Personally, I don't want a programming language in my makefiles. Unless working in a very codified environment (Java and Maven, for example), I think it is vital to keep your build system as simple as you can. If I absolutely need nontrivial logic in my makefile, I would much, much rather be forced to call out to a script file (because it encourages not doing that).
And if you insist on parking a programming language into it, it should probably be something with a reasonable amount of existing knowledge and users. I like Scheme, but unless the project was written in a Lisp I'd seriously question the judgment of anybody whacking Scheme into a build file multiple people had to work with and understand.
After using Rake (ruby with some dependency DSLish stuff) on a project for a solid year, I appreciate Make much more. Rake is too powerful and makes it too easy to keep a bunch of complex logic inside the Rakefile. Our project, left unchecked, turned the Rakefile into a pile of spaghetti.
Make, on the other hand, being kind of crufty and inconvenient, encourages moving complex logic out of itself and into external scripts earlier than Rake. On top of that it encourages you to have reasonable interfaces to those scripts so that they fit back into the Makefile gracefully.
So ironically, Make, by being obtuse, ends up encouraging better overall project build structure.
It's not a programming issue per se, it's a human issue. Rake provides a nice baseline for throwing all your quickie scripts into little functions that end up with reasonable (if basic) command line interfaces for free.
Those quickie scripts inevitably grow more complicated as the project goes on (usually because the project itself gets more complicated over time) and before long you've outgrown Rake. Except that since Rake is just Ruby it tricks you into thinking you haven't outgrown it!
I started noticing it when I was taking a bunch of time deciding in what order I should be putting the optional parameters to my Rake tasks such that it was most convenient to the user and spending way to much code validating those arguments and setting defaults when I realized that I could've written a script using 'optparse' that would easier to document, easier to use, and easier to write and modify.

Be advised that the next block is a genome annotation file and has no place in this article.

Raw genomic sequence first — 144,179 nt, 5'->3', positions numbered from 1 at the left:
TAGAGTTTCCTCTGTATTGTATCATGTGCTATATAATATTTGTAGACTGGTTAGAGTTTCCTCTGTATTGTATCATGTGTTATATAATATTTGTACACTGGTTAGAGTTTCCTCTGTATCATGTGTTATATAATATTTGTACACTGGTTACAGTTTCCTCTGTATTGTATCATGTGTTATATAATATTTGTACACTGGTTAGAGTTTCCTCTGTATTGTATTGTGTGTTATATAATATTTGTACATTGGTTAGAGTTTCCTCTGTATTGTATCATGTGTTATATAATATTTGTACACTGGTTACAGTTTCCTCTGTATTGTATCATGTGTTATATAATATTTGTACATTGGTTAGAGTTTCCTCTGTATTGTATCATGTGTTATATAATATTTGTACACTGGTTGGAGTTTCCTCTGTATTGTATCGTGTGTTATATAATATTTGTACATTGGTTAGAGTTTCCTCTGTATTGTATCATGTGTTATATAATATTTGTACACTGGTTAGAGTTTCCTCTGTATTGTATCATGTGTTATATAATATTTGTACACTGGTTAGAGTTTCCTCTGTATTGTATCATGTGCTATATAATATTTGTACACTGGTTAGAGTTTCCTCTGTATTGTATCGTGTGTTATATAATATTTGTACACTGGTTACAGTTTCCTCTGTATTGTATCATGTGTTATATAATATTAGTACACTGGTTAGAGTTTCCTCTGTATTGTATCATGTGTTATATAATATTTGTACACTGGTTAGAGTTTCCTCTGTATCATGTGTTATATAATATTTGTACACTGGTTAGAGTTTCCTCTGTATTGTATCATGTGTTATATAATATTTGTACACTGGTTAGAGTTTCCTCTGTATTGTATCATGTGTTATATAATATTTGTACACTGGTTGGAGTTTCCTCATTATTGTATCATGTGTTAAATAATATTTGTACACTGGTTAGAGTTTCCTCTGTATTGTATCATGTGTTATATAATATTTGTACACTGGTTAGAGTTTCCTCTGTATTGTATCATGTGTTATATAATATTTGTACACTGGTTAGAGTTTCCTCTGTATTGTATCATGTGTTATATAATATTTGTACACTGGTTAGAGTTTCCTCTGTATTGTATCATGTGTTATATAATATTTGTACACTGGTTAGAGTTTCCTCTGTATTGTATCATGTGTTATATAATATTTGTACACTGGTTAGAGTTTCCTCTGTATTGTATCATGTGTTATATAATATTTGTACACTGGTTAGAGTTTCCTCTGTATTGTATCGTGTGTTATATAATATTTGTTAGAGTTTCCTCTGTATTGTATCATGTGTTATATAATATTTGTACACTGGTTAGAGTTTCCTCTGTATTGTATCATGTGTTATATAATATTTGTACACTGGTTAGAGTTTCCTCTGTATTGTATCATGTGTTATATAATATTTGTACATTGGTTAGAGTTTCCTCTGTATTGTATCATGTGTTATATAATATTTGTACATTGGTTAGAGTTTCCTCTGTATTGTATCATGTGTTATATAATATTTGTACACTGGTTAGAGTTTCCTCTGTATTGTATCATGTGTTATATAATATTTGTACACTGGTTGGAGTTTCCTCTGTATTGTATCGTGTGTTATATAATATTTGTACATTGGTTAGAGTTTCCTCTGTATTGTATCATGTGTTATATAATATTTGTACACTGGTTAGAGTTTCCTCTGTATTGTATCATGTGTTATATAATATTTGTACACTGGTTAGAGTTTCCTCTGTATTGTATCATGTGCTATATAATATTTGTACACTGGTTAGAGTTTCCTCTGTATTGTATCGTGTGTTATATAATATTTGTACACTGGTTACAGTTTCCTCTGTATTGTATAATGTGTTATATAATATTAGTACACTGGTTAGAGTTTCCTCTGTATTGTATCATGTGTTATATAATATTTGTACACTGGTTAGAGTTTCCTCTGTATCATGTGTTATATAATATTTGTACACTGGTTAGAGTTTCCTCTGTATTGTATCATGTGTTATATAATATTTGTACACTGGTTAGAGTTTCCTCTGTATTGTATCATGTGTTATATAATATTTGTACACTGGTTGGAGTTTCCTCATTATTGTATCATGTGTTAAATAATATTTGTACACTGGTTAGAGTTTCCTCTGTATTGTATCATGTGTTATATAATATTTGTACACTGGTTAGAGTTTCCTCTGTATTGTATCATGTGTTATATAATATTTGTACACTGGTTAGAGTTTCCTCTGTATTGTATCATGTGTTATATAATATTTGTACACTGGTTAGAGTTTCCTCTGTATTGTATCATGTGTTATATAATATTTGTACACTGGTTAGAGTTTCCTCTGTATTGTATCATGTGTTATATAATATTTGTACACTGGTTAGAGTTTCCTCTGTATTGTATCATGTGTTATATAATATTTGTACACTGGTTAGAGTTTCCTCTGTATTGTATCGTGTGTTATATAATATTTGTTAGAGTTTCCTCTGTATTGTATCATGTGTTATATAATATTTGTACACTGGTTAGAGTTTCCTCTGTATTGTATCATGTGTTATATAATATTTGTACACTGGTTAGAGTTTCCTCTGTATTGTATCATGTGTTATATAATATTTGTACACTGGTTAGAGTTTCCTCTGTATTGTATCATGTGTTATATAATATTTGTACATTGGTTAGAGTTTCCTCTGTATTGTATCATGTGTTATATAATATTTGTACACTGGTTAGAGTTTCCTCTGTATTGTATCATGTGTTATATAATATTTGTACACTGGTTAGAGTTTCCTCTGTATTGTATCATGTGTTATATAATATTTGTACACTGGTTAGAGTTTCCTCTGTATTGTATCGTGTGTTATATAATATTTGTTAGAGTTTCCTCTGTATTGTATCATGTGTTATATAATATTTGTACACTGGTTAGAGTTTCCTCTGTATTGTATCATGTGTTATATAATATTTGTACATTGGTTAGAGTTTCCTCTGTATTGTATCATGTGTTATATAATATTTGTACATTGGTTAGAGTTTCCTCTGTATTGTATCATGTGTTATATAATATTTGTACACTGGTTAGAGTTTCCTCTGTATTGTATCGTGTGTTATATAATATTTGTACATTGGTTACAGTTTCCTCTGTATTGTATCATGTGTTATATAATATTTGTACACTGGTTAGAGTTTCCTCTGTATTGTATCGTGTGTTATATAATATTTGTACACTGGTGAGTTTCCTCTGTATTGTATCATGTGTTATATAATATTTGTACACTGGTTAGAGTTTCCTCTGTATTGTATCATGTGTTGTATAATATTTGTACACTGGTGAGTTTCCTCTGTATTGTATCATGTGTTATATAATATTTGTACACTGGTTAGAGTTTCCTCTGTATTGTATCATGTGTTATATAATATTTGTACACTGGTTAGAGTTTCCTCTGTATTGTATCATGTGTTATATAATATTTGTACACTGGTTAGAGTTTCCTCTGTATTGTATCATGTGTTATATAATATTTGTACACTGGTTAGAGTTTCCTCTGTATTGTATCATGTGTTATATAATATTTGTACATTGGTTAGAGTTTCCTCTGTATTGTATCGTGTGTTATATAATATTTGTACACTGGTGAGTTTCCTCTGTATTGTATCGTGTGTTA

There's a graph you could make where the X axis is size of the script and the Y axis is complexity (or maybe "effort"). The Rake line, drawn on this graph, starts near 0,0 but climbs and a nice steep rate. Make starts at basically the same spot as Rake but climbs way faster. A standalone command-line script starts a bit higher on the Y axis, but is flatter over all. The point at which the Rake (or Make) and the script lines meet is where you should switch to a standalone script.
With Make, this happens fairly early on when things are still relatively simple. So you convert your bash commands into a Ruby script and you end up better off in the long run. With Rake it happens so late that converting to a standalone script becomes a very large undertaking and nobody wants to do it (because it still works--why mess with it?). Over the long haul it becomes a pain point.
I hear this sort of argument all the time (build systems, templating engines, config files, etc) and I'm not sure I agree with it anymore. Invariably people start adding features and you wnd up with horrible warty languages full of corner cases like make or shell.
Yeah, limitations like these are often just a red rag to hackers that naturally love the challenge of overcoming apparent limitations with ornate workarounds. See the gmsl library mentioned in the current top post for example, which I read a bit of while trying to get a handle on the Android NDK's build system; respect to jgrahamc for its cleverness but if you don't like Make in the first place, you're inclined to feel that more of it is bad and not good.
GNU Make already is a programming language. It's just not a very good one. Wouldn't Scheme be helpful to your "don't write programs in Make"-attitude? I mean if only few people know scheme they'll be less likely to hack your Makefile.